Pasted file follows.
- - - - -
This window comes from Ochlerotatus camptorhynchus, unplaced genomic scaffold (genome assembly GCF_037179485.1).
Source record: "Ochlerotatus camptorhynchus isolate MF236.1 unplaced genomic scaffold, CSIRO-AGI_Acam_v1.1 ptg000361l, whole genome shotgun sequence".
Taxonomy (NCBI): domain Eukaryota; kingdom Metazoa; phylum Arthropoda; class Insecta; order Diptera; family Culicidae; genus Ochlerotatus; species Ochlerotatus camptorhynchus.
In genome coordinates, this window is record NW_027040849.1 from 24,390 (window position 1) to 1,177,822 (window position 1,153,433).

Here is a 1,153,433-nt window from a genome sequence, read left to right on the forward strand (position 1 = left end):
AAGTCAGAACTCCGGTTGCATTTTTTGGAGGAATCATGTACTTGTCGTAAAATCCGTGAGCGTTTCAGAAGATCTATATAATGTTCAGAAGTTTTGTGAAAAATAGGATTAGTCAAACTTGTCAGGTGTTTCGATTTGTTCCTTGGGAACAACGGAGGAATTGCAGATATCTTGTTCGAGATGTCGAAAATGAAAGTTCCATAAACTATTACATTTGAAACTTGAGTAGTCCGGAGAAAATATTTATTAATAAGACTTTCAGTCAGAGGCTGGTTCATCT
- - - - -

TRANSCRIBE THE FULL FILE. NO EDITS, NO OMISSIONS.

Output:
This window comes from Ochlerotatus camptorhynchus, unplaced genomic scaffold (genome assembly GCF_037179485.1).
Source record: "Ochlerotatus camptorhynchus isolate MF236.1 unplaced genomic scaffold, CSIRO-AGI_Acam_v1.1 ptg000361l, whole genome shotgun sequence".
Taxonomy (NCBI): domain Eukaryota; kingdom Metazoa; phylum Arthropoda; class Insecta; order Diptera; family Culicidae; genus Ochlerotatus; species Ochlerotatus camptorhynchus.
In genome coordinates, this window is record NW_027040849.1 from 24,390 (window position 1) to 1,177,822 (window position 1,153,433).

Here is a 1,153,433-nt window from a genome sequence, read left to right on the forward strand (position 1 = left end):
AAGTCAGAACTCCGGTTGCATTTTTTGGAGGAATCATGTACTTGTCGTAAAATCCGTGAGCGTTTCAGAAGATCTATATAATGTTCAGAAGTTTTGTGAAAAATAGGATTAGTCAAACTTGTCAGGTGTTTCGATTTGTTCCTTGGGAACAACGGAGGAATTGCAGATATCTTGTTCGAGATGTCGAAAATGAAAGTTCCATAAACTATTACATTTGAAACTTGAGTAGTCCGGAGAAAATATTTATTAATAAGACTTTCAGTCAGAGGCTGGTTCATCT